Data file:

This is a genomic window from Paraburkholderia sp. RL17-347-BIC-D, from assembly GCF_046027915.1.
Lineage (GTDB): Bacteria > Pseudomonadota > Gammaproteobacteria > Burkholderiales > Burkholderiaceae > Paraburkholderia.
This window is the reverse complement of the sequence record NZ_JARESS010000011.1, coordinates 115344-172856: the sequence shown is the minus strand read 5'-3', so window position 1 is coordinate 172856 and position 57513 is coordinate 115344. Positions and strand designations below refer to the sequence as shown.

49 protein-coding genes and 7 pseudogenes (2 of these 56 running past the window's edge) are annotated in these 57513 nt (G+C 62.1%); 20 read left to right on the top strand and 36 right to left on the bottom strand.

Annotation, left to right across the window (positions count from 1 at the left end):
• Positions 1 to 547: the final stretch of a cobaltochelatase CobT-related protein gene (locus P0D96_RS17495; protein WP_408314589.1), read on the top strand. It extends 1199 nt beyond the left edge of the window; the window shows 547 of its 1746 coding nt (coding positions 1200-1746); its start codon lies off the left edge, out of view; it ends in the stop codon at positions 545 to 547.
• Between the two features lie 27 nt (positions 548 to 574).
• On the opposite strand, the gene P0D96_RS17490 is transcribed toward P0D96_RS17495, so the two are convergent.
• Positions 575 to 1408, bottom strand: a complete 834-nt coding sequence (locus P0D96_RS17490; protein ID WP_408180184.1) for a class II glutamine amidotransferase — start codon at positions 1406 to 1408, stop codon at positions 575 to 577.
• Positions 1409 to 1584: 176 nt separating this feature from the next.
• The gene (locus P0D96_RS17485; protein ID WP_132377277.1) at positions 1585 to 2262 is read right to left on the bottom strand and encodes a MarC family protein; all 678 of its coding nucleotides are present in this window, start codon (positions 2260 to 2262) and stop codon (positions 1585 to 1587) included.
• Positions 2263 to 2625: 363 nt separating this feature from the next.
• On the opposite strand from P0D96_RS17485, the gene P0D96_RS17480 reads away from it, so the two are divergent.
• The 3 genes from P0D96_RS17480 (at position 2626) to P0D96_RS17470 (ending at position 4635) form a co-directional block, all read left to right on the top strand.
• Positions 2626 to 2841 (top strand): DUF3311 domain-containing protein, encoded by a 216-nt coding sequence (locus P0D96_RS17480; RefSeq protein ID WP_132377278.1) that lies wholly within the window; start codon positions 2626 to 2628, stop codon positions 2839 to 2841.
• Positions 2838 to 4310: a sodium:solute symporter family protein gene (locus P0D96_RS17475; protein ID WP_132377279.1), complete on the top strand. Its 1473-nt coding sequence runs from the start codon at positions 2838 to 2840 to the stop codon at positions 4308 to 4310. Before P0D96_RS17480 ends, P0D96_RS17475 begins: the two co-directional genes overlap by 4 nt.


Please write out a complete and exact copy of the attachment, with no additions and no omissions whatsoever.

This is a genomic window from Paraburkholderia sp. RL17-347-BIC-D, from assembly GCF_046027915.1.
Lineage (GTDB): Bacteria > Pseudomonadota > Gammaproteobacteria > Burkholderiales > Burkholderiaceae > Paraburkholderia.
This window is the reverse complement of the sequence record NZ_JARESS010000011.1, coordinates 115344-172856: the sequence shown is the minus strand read 5'-3', so window position 1 is coordinate 172856 and position 57513 is coordinate 115344. Positions and strand designations below refer to the sequence as shown.

49 protein-coding genes and 7 pseudogenes (2 of these 56 running past the window's edge) are annotated in these 57513 nt (G+C 62.1%); 20 read left to right on the top strand and 36 right to left on the bottom strand.

Annotation, left to right across the window (positions count from 1 at the left end):
• Positions 1 to 547: the final stretch of a cobaltochelatase CobT-related protein gene (locus P0D96_RS17495; protein WP_408314589.1), read on the top strand. It extends 1199 nt beyond the left edge of the window; the window shows 547 of its 1746 coding nt (coding positions 1200-1746); its start codon lies off the left edge, out of view; it ends in the stop codon at positions 545 to 547.
• Between the two features lie 27 nt (positions 548 to 574).
• On the opposite strand, the gene P0D96_RS17490 is transcribed toward P0D96_RS17495, so the two are convergent.
• Positions 575 to 1408, bottom strand: a complete 834-nt coding sequence (locus P0D96_RS17490; protein ID WP_408180184.1) for a class II glutamine amidotransferase — start codon at positions 1406 to 1408, stop codon at positions 575 to 577.
• Positions 1409 to 1584: 176 nt separating this feature from the next.
• The gene (locus P0D96_RS17485; protein ID WP_132377277.1) at positions 1585 to 2262 is read right to left on the bottom strand and encodes a MarC family protein; all 678 of its coding nucleotides are present in this window, start codon (positions 2260 to 2262) and stop codon (positions 1585 to 1587) included.
• Positions 2263 to 2625: 363 nt separating this feature from the next.
• On the opposite strand from P0D96_RS17485, the gene P0D96_RS17480 reads away from it, so the two are divergent.
• The 3 genes from P0D96_RS17480 (at position 2626) to P0D96_RS17470 (ending at position 4635) form a co-directional block, all read left to right on the top strand.
• Positions 2626 to 2841 (top strand): DUF3311 domain-containing protein, encoded by a 216-nt coding sequence (locus P0D96_RS17480; RefSeq protein ID WP_132377278.1) that lies wholly within the window; start codon positions 2626 to 2628, stop codon positions 2839 to 2841.
• Positions 2838 to 4310: a sodium:solute symporter family protein gene (locus P0D96_RS17475; protein ID WP_132377279.1), complete on the top strand. Its 1473-nt coding sequence runs from the start codon at positions 2838 to 2840 to the stop codon at positions 4308 to 4310. Before P0D96_RS17480 ends, P0D96_RS17475 begins: the two co-directional genes overlap by 4 nt.